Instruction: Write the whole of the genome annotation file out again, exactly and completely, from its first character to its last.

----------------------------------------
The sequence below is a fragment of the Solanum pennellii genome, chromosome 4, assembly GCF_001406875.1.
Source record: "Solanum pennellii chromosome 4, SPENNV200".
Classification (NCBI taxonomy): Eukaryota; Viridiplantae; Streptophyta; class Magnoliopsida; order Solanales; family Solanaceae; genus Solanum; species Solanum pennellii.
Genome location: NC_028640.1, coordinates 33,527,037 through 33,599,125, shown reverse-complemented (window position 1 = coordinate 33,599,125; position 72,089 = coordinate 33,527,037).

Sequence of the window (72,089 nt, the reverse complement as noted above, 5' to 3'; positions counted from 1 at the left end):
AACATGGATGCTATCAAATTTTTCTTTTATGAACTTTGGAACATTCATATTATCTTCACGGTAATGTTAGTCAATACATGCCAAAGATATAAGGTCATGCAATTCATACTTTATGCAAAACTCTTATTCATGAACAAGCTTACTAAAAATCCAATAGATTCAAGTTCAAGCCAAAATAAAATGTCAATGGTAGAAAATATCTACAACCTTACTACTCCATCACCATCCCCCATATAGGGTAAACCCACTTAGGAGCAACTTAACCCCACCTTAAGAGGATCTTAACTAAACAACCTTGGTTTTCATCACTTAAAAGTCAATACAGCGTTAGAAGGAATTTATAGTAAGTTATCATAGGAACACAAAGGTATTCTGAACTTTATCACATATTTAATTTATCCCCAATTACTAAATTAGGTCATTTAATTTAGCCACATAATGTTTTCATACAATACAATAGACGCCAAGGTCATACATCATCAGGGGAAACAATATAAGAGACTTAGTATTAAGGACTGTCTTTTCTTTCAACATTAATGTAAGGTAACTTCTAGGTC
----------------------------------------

The sequence below is a fragment of the Solanum pennellii genome, chromosome 4, assembly GCF_001406875.1.
Source record: "Solanum pennellii chromosome 4, SPENNV200".
Classification (NCBI taxonomy): Eukaryota; Viridiplantae; Streptophyta; class Magnoliopsida; order Solanales; family Solanaceae; genus Solanum; species Solanum pennellii.
Genome location: NC_028640.1, coordinates 33,527,037 through 33,599,125, shown reverse-complemented (window position 1 = coordinate 33,599,125; position 72,089 = coordinate 33,527,037).

Sequence of the window (72,089 nt, the reverse complement as noted above, 5' to 3'; positions counted from 1 at the left end):
AACATGGATGCTATCAAATTTTTCTTTTATGAACTTTGGAACATTCATATTATCTTCACGGTAATGTTAGTCAATACATGCCAAAGATATAAGGTCATGCAATTCATACTTTATGCAAAACTCTTATTCATGAACAAGCTTACTAAAAATCCAATAGATTCAAGTTCAAGCCAAAATAAAATGTCAATGGTAGAAAATATCTACAACCTTACTACTCCATCACCATCCCCCATATAGGGTAAACCCACTTAGGAGCAACTTAACCCCACCTTAAGAGGATCTTAACTAAACAACCTTGGTTTTCATCACTTAAAAGTCAATACAGCGTTAGAAGGAATTTATAGTAAGTTATCATAGGAACACAAAGGTATTCTGAACTTTATCACATATTTAATTTATCCCCAATTACTAAATTAGGTCATTTAATTTAGCCACATAATGTTTTCATACAATACAATAGACGCCAAGGTCATACATCATCAGGGGAAACAATATAAGAGACTTAGTATTAAGGACTGTCTTTTCTTTCAACATTAATGTAAGGTAACTTCTAGGTC